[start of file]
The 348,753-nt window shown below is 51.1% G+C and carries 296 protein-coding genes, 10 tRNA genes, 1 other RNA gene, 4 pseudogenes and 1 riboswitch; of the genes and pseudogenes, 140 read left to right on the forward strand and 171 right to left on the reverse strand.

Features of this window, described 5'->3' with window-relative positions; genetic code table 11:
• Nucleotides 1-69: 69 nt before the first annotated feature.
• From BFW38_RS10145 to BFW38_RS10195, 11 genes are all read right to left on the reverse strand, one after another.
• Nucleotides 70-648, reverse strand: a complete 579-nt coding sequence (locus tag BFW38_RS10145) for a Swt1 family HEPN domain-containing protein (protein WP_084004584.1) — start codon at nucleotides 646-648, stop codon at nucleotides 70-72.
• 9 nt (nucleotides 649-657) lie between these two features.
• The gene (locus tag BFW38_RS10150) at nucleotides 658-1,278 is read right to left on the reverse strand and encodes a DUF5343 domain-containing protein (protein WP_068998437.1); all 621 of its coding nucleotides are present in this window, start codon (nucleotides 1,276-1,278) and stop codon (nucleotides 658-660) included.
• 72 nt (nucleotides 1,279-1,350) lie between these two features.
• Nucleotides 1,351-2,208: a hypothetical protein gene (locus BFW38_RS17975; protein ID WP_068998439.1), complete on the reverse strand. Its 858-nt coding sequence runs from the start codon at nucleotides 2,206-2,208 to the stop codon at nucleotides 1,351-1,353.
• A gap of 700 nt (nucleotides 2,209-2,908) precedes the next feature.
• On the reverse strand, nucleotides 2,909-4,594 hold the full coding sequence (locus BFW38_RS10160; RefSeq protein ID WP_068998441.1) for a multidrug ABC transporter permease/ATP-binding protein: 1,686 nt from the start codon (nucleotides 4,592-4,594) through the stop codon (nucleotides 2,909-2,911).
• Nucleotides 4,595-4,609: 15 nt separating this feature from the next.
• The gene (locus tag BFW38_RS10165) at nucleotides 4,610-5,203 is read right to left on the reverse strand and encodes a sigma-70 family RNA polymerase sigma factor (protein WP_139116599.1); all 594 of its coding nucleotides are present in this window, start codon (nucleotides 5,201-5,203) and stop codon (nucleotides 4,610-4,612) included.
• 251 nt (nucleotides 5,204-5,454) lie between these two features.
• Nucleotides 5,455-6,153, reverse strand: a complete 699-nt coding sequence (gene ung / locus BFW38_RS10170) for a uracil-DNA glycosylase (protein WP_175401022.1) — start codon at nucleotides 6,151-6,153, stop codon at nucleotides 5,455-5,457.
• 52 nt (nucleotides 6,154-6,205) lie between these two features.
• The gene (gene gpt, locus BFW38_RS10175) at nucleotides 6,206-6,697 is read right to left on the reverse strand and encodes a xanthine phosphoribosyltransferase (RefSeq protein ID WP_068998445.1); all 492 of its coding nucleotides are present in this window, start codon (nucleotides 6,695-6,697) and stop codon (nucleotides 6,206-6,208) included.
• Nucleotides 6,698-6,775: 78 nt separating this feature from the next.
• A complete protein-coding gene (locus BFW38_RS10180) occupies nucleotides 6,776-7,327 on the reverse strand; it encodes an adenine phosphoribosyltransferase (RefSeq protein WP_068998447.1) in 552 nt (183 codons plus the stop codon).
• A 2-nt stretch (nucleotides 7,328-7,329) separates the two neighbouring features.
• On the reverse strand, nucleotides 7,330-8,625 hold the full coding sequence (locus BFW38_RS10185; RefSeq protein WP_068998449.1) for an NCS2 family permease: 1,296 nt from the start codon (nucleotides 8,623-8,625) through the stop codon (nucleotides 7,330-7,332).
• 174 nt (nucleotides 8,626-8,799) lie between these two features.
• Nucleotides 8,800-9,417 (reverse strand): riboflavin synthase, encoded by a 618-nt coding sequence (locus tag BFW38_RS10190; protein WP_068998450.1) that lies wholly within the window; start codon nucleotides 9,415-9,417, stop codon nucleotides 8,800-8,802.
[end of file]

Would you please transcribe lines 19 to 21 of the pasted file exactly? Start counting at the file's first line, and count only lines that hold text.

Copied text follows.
• A complete protein-coding gene (locus BFW38_RS10180) occupies nucleotides 6,776-7,327 on the reverse strand; it encodes an adenine phosphoribosyltransferase (RefSeq protein WP_068998447.1) in 552 nt (183 codons plus the stop codon).
• A 2-nt stretch (nucleotides 7,328-7,329) separates the two neighbouring features.
• On the reverse strand, nucleotides 7,330-8,625 hold the full coding sequence (locus BFW38_RS10185; RefSeq protein WP_068998449.1) for an NCS2 family permease: 1,296 nt from the start codon (nucleotides 8,623-8,625) through the stop codon (nucleotides 7,330-7,332).